Know your District 1 County Commissioner candidates
She says balance is what she provides on the board of county commissioners, offering more liberal views against those of her more conservative fellow commissioners, John Martin and Mike Samson.And that is what she hopes to continue providing to a county that is both a Mecca for recreationalists, hunters and others attracted by the natural environment here, and host to a large and intensive energy industry.”I think that balance on a board … is very important,” she said. “I’ve really focused on bringing balance to the debates that we’ve had” concerning land use decisions as well as matters related to the energy industry.”I think that if you lose that balance … those discussions [in which differing viewpoints are expressed] won’t happen,” she said.And having differing viewpoints on the board, she continued, is critical given “the far-reaching decisions that we make, the impact we have on peoples’ lives.”A Denver native with a husband and two kids, now grown, she moved to the Roaring Fork Valley in 1994, served two terms as an elected member of the Roaring Fork School District board and, in 2002, moved over to the board of county commissioners.She said her reason for running again is because “I believe Garfield County deserves to have a thriving economy, and to be a great place to live.”Houpt, who is viewed by some as an enemy of the region’s gas industry, said that is not the case.She said she has welcomed the changes in the industry’s operations since she first came to the BOCC in 2002, specifically mentioning new technology that enables gas drilling companies to drill long distances laterally, and instead of moving its drilling rigs to drill every new well the operators can drill many wells from one pad.”The technology is, in many respects, less intrusive,” she said. “The industry has made great strides in responding to concerns of the population here. I think we’re moving in the right direction.”She has no interest in shutting the industry down, she said, but she remains determined “to make sure it (drilling) is conducted in a manner that is safe for the people and least intrusive on natural areas and wildlife.”Houpt, who serves on the Colorado Oil and Gas Conservation Commission [COGCC], rejects the notion that the current slump in gas drilling, and gas-related jobs, was caused by tighter regulations crafted by the COGCC in 2008, a notion that has been loudly voiced by industry supporters.Rather, she said, it was caused by a combination of plummeting gas prices and demand on the international market, a lack of pipeline capacity to move the gas out to markets, and the ongoing Great Recession.”So, it was a business decision” to put the brakes on drilling activities in this region , she said, noting that energy industry executives have agreed with her in private conversations on the subject.”But then they always say, ‘And the regulations didn’t help’,” she recalled ruefully, and with a laugh.”When the recession hit, I think people really needed to find somebody to blame the slowdown on,” she concluded.The role of the BOCC in economic recovery, she said, is to continue its efforts to diversify the local economy, such as improvements to the county airport near Rifle that “will attract other businesses and industries to the area” as well as serve the needs of the gas industry.Another important role for the county, she said, is to encourage the “new energy economy” in terms of retrofitting public buildings and facilities for increased energy efficiency, and helping the nascent renewable-energy industry to take root in the county.”I really believe that the new energy economy is going to be one that really helps Garfield County and the State of Colorado” in emerging from the recession, she said.She said she also has been talking with area business leaders about forming “public-private partnerships” and seek ways to get the local economy growing again.And, she pointed out, “The natural gas industry is slowly beginning to come back,” and two of the biggest companies, Williams and EnCana, are working with Colorado Mountain College to ramp up training programs for the industry.The school, which she serves as an advisory board member, also has training programs for people interested in working in the renewable energy field.”We’re putting citizens to work in Garfield County who right now are either unemployed or underemployed,” she declared.There are no rules to require companies to hire locally, Houpt said, adding that if she owned a business she would resist such regulations.”I think it’s a smart business decision for them to hire locally,” she remarked, but not one that should be mandated by government.One thing the county could do to get the economy going, she said, is to appoint an economic development commission to come up with new ideas and programs.For instance, she said, “Tourism cannot be underemphasized,” although she conceded that the county’s expectations for tourism in 2009 and 2010 were off the mark.”Maybe we just didn’t market ourselves well enough,” she mused.Houpt said she is proud of the county’s work in establishing an environmental health component to its public health department, which did not happen until 2005.”They have a lot on their plates, and I really think that they’re moving … in a good direction,” she said of the department.A particular project she is hopeful about is the recently concluded Health Impact Assessment for the Battlement Mesa community, which Houpt said will be helpful in keeping track of the effects on the residents once Antero Resources begins drilling gas wells in the neighborhood.The HIA also will be useful in determining what conditions the county should impose on Antero in return for a special use permit, she said, which is required as part of the community’s Planned Unit Development approvals.”The county can put conditions of approval in place that will protect the health, safety and welfare of the residents,” she predicted.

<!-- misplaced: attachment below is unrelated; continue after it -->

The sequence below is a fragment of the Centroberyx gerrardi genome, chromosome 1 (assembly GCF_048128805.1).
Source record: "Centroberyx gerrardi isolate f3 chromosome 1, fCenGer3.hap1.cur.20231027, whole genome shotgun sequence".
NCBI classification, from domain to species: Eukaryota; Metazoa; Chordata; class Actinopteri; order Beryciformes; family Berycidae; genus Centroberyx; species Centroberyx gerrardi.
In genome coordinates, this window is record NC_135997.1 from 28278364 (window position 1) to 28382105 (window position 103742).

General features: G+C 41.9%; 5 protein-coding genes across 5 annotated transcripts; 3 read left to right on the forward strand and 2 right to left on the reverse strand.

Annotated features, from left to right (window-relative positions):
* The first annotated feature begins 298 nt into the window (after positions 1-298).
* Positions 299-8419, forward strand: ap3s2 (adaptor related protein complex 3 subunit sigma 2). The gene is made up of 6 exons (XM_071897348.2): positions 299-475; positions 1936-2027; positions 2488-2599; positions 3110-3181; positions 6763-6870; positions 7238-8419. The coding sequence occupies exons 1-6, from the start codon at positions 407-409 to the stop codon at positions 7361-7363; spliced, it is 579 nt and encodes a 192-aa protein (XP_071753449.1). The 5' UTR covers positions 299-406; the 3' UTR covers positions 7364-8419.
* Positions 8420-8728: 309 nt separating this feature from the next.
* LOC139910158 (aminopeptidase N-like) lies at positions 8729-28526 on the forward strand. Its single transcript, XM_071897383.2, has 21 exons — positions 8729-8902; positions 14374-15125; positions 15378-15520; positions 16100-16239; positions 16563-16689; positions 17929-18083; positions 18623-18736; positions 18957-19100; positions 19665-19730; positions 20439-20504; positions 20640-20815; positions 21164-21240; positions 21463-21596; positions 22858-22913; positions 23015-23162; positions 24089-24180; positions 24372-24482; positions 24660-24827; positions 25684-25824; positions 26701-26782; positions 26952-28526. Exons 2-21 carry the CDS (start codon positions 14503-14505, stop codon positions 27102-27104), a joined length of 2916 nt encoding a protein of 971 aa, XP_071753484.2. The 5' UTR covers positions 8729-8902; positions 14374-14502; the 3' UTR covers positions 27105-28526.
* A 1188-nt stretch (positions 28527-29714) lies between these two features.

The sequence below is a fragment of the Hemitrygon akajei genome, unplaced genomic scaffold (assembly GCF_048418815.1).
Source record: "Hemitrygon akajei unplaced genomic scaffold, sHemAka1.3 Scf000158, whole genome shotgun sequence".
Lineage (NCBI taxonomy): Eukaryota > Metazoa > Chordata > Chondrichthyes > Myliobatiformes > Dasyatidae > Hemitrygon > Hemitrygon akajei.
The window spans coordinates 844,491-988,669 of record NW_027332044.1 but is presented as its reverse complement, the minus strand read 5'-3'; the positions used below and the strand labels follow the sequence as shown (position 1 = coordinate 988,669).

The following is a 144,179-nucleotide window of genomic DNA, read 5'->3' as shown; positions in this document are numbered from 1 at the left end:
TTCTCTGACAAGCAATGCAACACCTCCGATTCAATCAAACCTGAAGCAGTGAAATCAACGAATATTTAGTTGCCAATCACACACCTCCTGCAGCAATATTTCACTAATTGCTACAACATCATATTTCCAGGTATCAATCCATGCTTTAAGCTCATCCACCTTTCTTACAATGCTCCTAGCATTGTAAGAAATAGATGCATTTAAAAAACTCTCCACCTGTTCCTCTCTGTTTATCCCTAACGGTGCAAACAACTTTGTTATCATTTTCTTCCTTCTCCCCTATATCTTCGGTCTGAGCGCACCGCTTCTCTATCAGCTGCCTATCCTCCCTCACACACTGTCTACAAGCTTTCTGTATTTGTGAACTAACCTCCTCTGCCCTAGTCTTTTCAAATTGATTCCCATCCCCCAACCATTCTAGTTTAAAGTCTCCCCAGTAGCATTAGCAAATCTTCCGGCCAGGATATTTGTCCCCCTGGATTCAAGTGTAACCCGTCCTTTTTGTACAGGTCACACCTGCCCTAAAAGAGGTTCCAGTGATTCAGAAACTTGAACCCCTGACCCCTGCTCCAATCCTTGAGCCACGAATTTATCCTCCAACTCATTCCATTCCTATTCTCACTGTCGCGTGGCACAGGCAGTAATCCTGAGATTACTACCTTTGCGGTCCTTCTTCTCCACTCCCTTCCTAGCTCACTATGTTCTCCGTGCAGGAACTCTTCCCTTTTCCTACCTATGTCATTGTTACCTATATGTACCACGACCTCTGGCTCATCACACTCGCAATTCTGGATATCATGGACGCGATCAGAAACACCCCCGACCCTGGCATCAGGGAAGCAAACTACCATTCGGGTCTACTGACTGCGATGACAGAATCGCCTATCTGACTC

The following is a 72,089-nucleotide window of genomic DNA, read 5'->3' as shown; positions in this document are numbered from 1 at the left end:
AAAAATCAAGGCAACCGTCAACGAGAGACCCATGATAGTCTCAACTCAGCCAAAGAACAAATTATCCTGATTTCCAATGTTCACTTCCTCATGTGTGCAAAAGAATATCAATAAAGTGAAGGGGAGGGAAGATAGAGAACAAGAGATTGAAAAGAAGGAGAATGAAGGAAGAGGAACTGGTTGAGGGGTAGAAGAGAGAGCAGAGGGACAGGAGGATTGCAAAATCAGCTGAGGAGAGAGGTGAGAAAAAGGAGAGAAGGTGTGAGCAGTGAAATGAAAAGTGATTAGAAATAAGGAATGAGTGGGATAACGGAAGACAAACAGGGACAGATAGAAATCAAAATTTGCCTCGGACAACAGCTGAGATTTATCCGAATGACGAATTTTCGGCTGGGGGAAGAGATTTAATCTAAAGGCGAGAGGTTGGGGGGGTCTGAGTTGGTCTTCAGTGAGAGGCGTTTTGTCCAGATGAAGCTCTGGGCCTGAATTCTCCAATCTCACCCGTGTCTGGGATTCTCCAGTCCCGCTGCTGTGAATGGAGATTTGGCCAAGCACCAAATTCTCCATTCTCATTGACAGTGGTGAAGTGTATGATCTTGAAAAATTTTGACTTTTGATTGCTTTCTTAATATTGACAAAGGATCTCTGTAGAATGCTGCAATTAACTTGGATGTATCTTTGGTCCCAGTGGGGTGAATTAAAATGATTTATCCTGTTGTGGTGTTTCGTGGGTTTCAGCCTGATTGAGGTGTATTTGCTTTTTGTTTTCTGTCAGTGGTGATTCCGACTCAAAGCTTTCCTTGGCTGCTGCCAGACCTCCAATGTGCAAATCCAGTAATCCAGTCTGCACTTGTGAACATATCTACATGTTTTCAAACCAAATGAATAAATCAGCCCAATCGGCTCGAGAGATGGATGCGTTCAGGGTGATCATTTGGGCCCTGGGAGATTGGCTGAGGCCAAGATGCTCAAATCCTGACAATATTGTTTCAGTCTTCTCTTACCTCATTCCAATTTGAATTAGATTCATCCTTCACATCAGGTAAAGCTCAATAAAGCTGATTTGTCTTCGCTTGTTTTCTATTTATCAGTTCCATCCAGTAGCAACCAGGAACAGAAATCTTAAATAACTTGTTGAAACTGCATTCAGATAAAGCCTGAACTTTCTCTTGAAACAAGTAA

Jankovsky, a 61-year-old Republican, is challenging incumbent Trsi Houpt, a Democrat, to represent District 1 on Garfield County’s board of county commissioners.He points out that, while he has not run for office or served on any government advisory boards or commissions, he had been involved in some community campaigns concerning “a few issues that I thought were important.”For example, he said, he worked to win voter approval for a one-percent sales tax in the county back in the 1990s, which was passed.He recalled that the county was still staggering from the oil shale bust of the early 1980s. And when the Unocal energy company shut down its Garfield County operations in the early 1990s, he continued, something was needed to keep the county financially solvent.As for his decision to run for the county post, which pays approximately $72,000 per year, he told the Post Independent recently that he is “concerned, almost on a national level about what was happening in our country … the amount of socialization that’s happened in two years [since the election of President Barack Obama] and the amount of our national debt.”He said the encouragement of friends, associates and his wife, Nancy, were instrumental in his decision.Jankovsky is a part owner and general manager of the Sunlight Mountain Resort ski area, and has held that position since he came to the area in 1985. He and his wife have five children, four of whom have moved away and one still in the local public schools.Prior to his job at Sunlight, he said, he worked in the ski business starting in 1973 working for his uncle, who was majority owner of the Arapahoe Basin ski area.Locally, he said, he has served on business-oriented boards, including the Glenwood Springs Chamber Resort Association and Colorado Ski Country USA, serving as chair on both.As a businessman first and foremost, Jankovsky declared, “My platform is to create jobs, to grow the economy.”I believe in the rights of the property owner,” he continued. “Property rights are as sacred as our amendments [in the U.S. Constitution], although he said he does feel local government should have authority to review projects.But, he added, “There’s so many different ideologies [in local government], I think it’s very difficult to get things done through the P&Z and the county commissioners. There needs to be a more capitalist, pro-business approach.”He would help the private sector, he said, by working to “cut the red tape” that he sees in local government, starting with the county’s comprehensive plan.”I feel that should be an advisory document,” he commented. “It sets density for all of Garfield County.”The county’s website says the plan is “to provide a general statement of direction for land use planning,” and which can provide a basis for changes to the county’s land use codes and regulations. Jankovsky called the comprehensive plan “a mandatory document,” and complained that all land use applicants must conform to the comp. plan before they even get to the stage of applying to the planning and zoning commission.He knows this, he said, because he ran into what he felt was a regulatory road block when he recently tried to get county approvals for base-area development at Sunlight. He said the county planning department directed him to reduce the project’s proposed density before it could go to the P&Z.He said that, as a commissioner, he would simply follow the county’s codes and regulations and work with those seeking approvals from the county.”Over-regulating creates added expense for businesses,” he said.Asked for other specific examples of how he would make county government more encouraging to businesses, he said, “I’m hearing from a lot of people in the county who feel like our building inspectors are over-regulating,” though he has no specific changes in mind for that part of the county’s responsibilities.Regarding his pledge to bring jobs into the county, he said, “It’s decisions we make that can help create jobs.”He pointed to recent improvements made to the county airport near Rifle and suggested the county commissioners should be doing more to bring in “businesses that tie into the use of the airport,” such as shipping companies, aeronautic firms and businesses that require quick access to transportation.”We can do a lot more as far as what’s known as economic gardening,” Jankovsky continued, which he described as “giving entrepreneurs the tools they need to be successful.”Some examples, he said, might include help in formulating business plans, obtaining financing and coming up with budgetary and marketing ideas before a business even opens.Reacting to an idea floated by his opponent, Jankovsky added, “I don’t think we need to set up and economic development group through the county.” Instead, he said, the county can work with already established “partnerships.”Regarding the county’s dealings with the energy industry, Jankovsky said, “We do need to work with the oil and gas companies. We need to come to the table with them.”Concerning the regulatory environment, he said, the county needs to “make sure state and federal regulations are being complied with,” through what he termed “best practices” as defined by regulators and the industry.Aside from that, he said, “There’s no reason for us to duplicate those rules at the county level,” something he accused his opponent of trying to do.And, he said, since Houpt serves on the Colorado Oil and Gas Conservation Commission [COGCC], she must recuse herself often when the county commissioners works on oil and gas issues.”So the commission gets out of balance when only two commissioners are making decisions,” he said. “I think it works better when you have all three commissioners participating.”As for the recently revised state regulations governing oil and gas activities, a revision in which Houpt took part, Jankovsky said, “I think those regulations … we lost a lot of jobs because of those regulations.” He said he hopes the oil and gas industry revives at “not a boom level, but … a sustainable level.”He cited a study by the Fraser Institute, a conservative Canadian think tank, showing that Colorado “went from number one in investment in oil and gas, to dead last” in recent years.He conceded that there also was a drop in the prices companies were getting for natural gas over the last couple of years, which may have contributed to the slump in drilling activities, but insisted the tighter regulations were the chief cause.While generally critical of the commissioners’ actions, or lack thereof, aimed at making Garfield County more friendly to businesses, Jankovsky acknowledged that he has no specific plans to turn things around.”And I won’t ’til I become a commissioner, and have a better operating knowledge of the county,” he firstname.lastname@example.org